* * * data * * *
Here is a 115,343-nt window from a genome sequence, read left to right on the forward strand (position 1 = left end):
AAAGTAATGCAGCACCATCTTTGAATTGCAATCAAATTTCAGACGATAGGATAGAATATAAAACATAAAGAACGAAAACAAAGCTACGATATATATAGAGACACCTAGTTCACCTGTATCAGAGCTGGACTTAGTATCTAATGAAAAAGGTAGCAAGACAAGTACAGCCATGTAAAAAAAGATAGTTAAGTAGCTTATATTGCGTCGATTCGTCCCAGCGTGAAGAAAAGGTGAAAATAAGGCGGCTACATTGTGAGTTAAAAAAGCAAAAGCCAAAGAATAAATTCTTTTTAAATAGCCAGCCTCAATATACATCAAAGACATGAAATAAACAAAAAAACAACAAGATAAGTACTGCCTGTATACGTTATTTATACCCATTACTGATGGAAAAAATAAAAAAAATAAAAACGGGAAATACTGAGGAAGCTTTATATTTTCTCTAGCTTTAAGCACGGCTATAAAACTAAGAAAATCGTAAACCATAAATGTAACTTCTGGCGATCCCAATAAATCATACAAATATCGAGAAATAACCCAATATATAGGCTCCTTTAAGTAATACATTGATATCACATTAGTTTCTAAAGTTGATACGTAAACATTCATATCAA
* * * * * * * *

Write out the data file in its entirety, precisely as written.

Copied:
Here is a 115,343-nt window from a genome sequence, read left to right on the forward strand (position 1 = left end):
AAAGTAATGCAGCACCATCTTTGAATTGCAATCAAATTTCAGACGATAGGATAGAATATAAAACATAAAGAACGAAAACAAAGCTACGATATATATAGAGACACCTAGTTCACCTGTATCAGAGCTGGACTTAGTATCTAATGAAAAAGGTAGCAAGACAAGTACAGCCATGTAAAAAAAGATAGTTAAGTAGCTTATATTGCGTCGATTCGTCCCAGCGTGAAGAAAAGGTGAAAATAAGGCGGCTACATTGTGAGTTAAAAAAGCAAAAGCCAAAGAATAAATTCTTTTTAAATAGCCAGCCTCAATATACATCAAAGACATGAAATAAACAAAAAAACAACAAGATAAGTACTGCCTGTATACGTTATTTATACCCATTACTGATGGAAAAAATAAAAAAAATAAAAACGGGAAATACTGAGGAAGCTTTATATTTTCTCTAGCTTTAAGCACGGCTATAAAACTAAGAAAATCGTAAACCATAAATGTAACTTCTGGCGATCCCAATAAATCATACAAATATCGAGAAATAACCCAATATATAGGCTCCTTTAAGTAATACATTGATATCACATTAGTTTCTAAAGTTGATACGTAAACATTCATATCAA